Knesset, UK envoy join parliaments around world to discuss rape in war zones

June 12, 2014 03:57

The committee convened to discuss the prevention of sexual violence in areas of conflict, at the initiative and with the participation of the ambassador.

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Matthew Gould

Matthew Gould. (photo credit: MARC ISRAEL SELLEM/THE JERUSALEM POST)

History has shown that when the world decides something is bad, it changes, British Ambassador Matthew Gould said on Wednesday at the Knesset Committee for the Advancement of the Status of Women and Gender Equality.

The committee convened to discuss the prevention of sexual violence in areas of conflict, at the initiative and with the participation of the ambassador.

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The discussion was also held in some 40 parliaments around the world on Wednesday as part of a three-day summit in London on the issue co-hosted by actress Angelina Jolie, Special Envoy for the UN High Commissioner for Refugees, and British Foreign Secretary William Hague.

“A society that believes in human rights cannot agree that rape is a tool of war. What we do affects what happens. As an international community we must send a message to the world that we cannot let this continue. If we do not act, it may be said that the world is not interested and that justice was not brought to light,” said Gould in his opening remarks.

“If we decide that something should not be a part of struggles between groups, it will stop. There are things that even during war are unacceptable,” he added.

MK Aliza Lavie, chairwoman of the committee addressed the ambassador saying that rape and sexual violence was an important subject that the committee addresses on a regular basis through cooperation with NGOs, passing legislation, budget allocation, and work on the ground.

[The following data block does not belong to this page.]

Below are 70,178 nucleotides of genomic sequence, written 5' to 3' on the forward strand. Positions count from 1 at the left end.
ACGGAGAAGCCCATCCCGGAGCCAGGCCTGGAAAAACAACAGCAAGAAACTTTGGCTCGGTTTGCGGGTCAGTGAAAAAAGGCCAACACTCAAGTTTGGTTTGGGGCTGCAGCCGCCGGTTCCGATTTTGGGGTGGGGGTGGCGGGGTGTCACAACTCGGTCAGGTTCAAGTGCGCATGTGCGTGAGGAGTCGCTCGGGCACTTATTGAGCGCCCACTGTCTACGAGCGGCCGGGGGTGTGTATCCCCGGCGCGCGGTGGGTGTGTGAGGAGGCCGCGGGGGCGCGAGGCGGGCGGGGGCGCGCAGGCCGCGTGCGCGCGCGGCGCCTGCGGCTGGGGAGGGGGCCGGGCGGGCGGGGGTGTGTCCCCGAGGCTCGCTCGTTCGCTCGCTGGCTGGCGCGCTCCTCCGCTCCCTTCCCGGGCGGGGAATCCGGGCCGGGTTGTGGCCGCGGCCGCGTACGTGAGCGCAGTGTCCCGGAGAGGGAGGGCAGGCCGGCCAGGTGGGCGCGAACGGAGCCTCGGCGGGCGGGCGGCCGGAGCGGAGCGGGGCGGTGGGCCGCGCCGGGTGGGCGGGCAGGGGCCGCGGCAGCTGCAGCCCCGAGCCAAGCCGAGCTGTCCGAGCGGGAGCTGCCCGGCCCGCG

“Only international support will lead to the next stage – the sword will be place on the neck of us all,” said Lavie, referring to the burden and responsibility shared by the international community.

Vered Sweed, the adviser to the prime minister on Women’s Affairs also attended the discussion and said that “rape is the worst possible crime.”

“A woman who has been raped lives the rest of her life with the consequences. And rape is a repeat offense. As such, when putting war criminals on trial, it is important that the punishment be acute,” she said.

Sweed expressed her dismay that the schoolgirls who were kidnapped in Nigeria had still not been returned home and said that despite the protests, no active steps were being taken.

The Global Summit to End Sexual Violence in Conflict was officially launched in London on Tuesday at the initiative of the UK government and Jolie, following a major international campaign to raise awareness on the issue.

“I have met survivors of warzone rape around the world. And almost without exception they ask for one thing – justice,” said Jolie on Tuesday.

“The number of convictions for war-zone sexual rape is pitifully small. People who rape innocent women, men and children during conflict assume that they will simply get away with it, because they have. The few cases that are brought forward are often thrown out for lack of evidence, despite the testimonies from brave survivors. This is an intolerable situation. That is why, at the heart of this campaign, we are calling for an end to impunity,” she said.

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